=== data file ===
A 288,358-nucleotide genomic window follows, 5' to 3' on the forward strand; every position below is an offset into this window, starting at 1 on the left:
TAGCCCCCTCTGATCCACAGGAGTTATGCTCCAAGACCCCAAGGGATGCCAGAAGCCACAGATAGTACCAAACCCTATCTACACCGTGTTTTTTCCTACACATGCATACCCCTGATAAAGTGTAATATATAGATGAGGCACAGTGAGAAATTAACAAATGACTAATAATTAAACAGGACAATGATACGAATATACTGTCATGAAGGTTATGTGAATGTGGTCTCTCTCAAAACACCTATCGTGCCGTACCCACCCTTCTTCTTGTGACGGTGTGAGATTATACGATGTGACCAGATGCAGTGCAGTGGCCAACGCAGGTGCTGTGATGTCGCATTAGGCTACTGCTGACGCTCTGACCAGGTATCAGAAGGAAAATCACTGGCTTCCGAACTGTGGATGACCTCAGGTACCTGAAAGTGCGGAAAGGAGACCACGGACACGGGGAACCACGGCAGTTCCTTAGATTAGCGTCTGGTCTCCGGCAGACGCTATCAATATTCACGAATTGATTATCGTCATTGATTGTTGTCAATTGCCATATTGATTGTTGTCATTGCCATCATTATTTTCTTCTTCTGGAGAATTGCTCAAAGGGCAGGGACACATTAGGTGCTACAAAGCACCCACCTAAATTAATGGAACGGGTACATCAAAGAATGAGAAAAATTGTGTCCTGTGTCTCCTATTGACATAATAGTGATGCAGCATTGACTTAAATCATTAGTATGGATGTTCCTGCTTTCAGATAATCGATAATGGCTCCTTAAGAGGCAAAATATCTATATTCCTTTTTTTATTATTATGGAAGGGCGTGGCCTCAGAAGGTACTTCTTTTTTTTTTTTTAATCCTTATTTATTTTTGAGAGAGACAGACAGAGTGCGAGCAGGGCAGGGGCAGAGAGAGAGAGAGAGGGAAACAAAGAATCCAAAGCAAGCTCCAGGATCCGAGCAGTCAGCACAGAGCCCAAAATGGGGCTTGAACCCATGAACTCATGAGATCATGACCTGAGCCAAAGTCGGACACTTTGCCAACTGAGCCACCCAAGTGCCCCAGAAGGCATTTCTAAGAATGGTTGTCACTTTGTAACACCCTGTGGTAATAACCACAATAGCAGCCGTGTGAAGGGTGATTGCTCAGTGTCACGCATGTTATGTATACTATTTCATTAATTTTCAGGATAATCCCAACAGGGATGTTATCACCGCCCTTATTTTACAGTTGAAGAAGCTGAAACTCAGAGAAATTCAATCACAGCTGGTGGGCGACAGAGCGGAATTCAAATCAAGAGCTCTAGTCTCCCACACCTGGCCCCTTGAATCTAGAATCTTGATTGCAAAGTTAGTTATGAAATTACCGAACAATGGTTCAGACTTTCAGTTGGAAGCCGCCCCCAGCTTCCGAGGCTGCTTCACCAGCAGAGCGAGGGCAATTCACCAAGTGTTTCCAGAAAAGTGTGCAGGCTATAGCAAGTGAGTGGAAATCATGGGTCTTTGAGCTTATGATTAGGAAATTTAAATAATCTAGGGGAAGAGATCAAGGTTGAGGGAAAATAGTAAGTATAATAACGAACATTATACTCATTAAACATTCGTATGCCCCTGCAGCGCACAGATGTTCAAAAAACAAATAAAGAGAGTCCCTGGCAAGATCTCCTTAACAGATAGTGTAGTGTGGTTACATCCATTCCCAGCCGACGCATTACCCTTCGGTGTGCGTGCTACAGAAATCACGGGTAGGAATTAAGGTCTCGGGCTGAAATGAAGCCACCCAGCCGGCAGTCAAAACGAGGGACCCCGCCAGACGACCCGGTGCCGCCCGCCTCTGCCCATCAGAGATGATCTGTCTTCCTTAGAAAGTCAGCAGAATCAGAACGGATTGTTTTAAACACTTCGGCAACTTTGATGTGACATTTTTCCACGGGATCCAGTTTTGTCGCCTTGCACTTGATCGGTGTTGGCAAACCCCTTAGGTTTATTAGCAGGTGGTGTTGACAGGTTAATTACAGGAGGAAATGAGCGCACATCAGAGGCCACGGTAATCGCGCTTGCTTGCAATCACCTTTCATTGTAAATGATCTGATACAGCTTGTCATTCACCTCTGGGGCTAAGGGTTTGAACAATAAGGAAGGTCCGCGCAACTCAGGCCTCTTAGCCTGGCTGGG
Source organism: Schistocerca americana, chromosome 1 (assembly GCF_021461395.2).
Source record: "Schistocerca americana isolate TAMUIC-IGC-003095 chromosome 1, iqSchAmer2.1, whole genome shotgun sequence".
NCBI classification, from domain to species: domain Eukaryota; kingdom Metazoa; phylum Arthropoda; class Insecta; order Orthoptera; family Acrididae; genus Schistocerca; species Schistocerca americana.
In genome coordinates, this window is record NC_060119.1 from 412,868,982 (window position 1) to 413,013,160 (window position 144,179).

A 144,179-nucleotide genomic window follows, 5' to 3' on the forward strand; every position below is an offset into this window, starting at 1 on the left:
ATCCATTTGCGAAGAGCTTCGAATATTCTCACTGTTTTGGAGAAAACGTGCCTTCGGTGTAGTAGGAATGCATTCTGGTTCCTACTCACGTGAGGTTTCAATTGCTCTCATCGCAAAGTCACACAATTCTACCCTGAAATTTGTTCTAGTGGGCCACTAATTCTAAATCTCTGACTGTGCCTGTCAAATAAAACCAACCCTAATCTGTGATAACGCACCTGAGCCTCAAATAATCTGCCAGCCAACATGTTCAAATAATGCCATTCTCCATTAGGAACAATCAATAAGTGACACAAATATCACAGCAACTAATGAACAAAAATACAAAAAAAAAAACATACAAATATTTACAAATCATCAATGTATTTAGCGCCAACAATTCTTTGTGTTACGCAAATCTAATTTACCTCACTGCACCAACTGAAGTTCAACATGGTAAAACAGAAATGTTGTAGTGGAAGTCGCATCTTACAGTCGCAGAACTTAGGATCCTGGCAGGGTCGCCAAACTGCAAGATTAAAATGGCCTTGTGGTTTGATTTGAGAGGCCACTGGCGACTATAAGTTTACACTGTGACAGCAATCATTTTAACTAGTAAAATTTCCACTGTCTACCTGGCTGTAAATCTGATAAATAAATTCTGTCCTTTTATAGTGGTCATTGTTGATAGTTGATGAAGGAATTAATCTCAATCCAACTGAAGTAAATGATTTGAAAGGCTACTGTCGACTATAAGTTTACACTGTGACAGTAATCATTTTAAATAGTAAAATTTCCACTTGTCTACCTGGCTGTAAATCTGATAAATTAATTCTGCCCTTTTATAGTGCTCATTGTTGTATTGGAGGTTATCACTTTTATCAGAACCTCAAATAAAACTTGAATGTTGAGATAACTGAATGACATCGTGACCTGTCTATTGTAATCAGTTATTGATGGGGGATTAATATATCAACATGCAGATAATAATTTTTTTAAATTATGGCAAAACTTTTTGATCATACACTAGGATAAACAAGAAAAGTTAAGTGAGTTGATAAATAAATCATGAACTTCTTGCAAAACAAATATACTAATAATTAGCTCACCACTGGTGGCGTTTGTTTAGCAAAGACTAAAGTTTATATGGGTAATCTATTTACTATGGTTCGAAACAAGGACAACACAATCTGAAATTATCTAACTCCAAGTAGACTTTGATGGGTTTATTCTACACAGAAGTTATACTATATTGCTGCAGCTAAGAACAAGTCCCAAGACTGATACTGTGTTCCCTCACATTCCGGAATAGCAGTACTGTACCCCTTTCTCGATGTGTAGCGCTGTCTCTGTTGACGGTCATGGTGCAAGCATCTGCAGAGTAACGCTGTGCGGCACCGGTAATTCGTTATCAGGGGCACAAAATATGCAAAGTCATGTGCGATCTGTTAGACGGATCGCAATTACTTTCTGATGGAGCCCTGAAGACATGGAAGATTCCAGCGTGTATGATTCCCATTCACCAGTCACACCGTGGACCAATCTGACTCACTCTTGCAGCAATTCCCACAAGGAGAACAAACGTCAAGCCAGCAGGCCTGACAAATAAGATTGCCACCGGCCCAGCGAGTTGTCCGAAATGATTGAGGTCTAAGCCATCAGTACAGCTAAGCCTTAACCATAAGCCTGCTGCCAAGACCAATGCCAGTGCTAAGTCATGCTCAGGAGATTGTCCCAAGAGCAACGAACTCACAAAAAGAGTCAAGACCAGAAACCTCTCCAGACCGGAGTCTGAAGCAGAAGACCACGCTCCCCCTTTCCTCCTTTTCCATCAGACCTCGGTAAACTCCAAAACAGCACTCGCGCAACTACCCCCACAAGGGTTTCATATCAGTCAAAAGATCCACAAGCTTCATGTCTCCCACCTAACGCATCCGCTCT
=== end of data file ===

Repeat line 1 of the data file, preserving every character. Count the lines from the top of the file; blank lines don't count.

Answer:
A 288,358-nucleotide genomic window follows, 5' to 3' on the forward strand; every position below is an offset into this window, starting at 1 on the left: